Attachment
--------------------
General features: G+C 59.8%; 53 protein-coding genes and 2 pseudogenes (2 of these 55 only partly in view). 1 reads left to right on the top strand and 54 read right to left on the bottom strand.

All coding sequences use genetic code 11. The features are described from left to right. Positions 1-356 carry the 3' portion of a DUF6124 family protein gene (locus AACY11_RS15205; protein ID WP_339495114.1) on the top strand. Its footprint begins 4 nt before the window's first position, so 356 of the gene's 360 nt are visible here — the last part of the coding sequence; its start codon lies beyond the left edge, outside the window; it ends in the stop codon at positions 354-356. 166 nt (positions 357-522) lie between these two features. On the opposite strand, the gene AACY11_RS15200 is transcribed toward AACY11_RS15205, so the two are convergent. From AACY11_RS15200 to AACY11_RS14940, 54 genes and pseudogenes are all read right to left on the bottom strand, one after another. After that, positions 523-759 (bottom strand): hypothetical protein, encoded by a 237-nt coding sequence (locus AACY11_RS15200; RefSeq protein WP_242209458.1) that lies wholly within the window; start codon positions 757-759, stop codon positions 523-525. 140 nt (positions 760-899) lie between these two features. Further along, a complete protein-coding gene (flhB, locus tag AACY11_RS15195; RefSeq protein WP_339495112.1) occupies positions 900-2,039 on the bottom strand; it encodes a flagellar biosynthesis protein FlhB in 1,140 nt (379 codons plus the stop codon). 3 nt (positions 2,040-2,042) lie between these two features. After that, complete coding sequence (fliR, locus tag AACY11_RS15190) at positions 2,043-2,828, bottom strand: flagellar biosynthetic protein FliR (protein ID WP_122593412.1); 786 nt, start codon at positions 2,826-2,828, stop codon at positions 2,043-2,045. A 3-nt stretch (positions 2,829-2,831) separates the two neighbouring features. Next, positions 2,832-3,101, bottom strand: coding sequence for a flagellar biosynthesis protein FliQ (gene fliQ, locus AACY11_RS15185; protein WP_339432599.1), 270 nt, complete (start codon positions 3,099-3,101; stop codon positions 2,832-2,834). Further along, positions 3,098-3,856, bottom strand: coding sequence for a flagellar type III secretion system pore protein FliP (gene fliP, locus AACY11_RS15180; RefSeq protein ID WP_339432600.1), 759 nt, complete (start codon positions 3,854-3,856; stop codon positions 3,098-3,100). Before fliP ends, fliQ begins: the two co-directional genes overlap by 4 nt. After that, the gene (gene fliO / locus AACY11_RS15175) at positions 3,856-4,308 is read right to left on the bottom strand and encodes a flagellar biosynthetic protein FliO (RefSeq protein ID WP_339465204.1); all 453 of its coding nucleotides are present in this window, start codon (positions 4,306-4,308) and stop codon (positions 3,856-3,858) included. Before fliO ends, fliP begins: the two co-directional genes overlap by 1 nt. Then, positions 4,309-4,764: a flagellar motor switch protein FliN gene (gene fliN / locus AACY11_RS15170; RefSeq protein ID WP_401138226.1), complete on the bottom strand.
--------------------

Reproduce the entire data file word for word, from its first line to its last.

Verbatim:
General features: G+C 59.8%; 53 protein-coding genes and 2 pseudogenes (2 of these 55 only partly in view). 1 reads left to right on the top strand and 54 read right to left on the bottom strand.

All coding sequences use genetic code 11. The features are described from left to right. Positions 1-356 carry the 3' portion of a DUF6124 family protein gene (locus AACY11_RS15205; protein ID WP_339495114.1) on the top strand. Its footprint begins 4 nt before the window's first position, so 356 of the gene's 360 nt are visible here — the last part of the coding sequence; its start codon lies beyond the left edge, outside the window; it ends in the stop codon at positions 354-356. 166 nt (positions 357-522) lie between these two features. On the opposite strand, the gene AACY11_RS15200 is transcribed toward AACY11_RS15205, so the two are convergent. From AACY11_RS15200 to AACY11_RS14940, 54 genes and pseudogenes are all read right to left on the bottom strand, one after another. After that, positions 523-759 (bottom strand): hypothetical protein, encoded by a 237-nt coding sequence (locus AACY11_RS15200; RefSeq protein WP_242209458.1) that lies wholly within the window; start codon positions 757-759, stop codon positions 523-525. 140 nt (positions 760-899) lie between these two features. Further along, a complete protein-coding gene (flhB, locus tag AACY11_RS15195; RefSeq protein WP_339495112.1) occupies positions 900-2,039 on the bottom strand; it encodes a flagellar biosynthesis protein FlhB in 1,140 nt (379 codons plus the stop codon). 3 nt (positions 2,040-2,042) lie between these two features. After that, complete coding sequence (fliR, locus tag AACY11_RS15190) at positions 2,043-2,828, bottom strand: flagellar biosynthetic protein FliR (protein ID WP_122593412.1); 786 nt, start codon at positions 2,826-2,828, stop codon at positions 2,043-2,045. A 3-nt stretch (positions 2,829-2,831) separates the two neighbouring features. Next, positions 2,832-3,101, bottom strand: coding sequence for a flagellar biosynthesis protein FliQ (gene fliQ, locus AACY11_RS15185; protein WP_339432599.1), 270 nt, complete (start codon positions 3,099-3,101; stop codon positions 2,832-2,834). Further along, positions 3,098-3,856, bottom strand: coding sequence for a flagellar type III secretion system pore protein FliP (gene fliP, locus AACY11_RS15180; RefSeq protein ID WP_339432600.1), 759 nt, complete (start codon positions 3,854-3,856; stop codon positions 3,098-3,100). Before fliP ends, fliQ begins: the two co-directional genes overlap by 4 nt. After that, the gene (gene fliO / locus AACY11_RS15175) at positions 3,856-4,308 is read right to left on the bottom strand and encodes a flagellar biosynthetic protein FliO (RefSeq protein ID WP_339465204.1); all 453 of its coding nucleotides are present in this window, start codon (positions 4,306-4,308) and stop codon (positions 3,856-3,858) included. Before fliO ends, fliP begins: the two co-directional genes overlap by 1 nt. Then, positions 4,309-4,764: a flagellar motor switch protein FliN gene (gene fliN / locus AACY11_RS15170; RefSeq protein ID WP_401138226.1), complete on the bottom strand.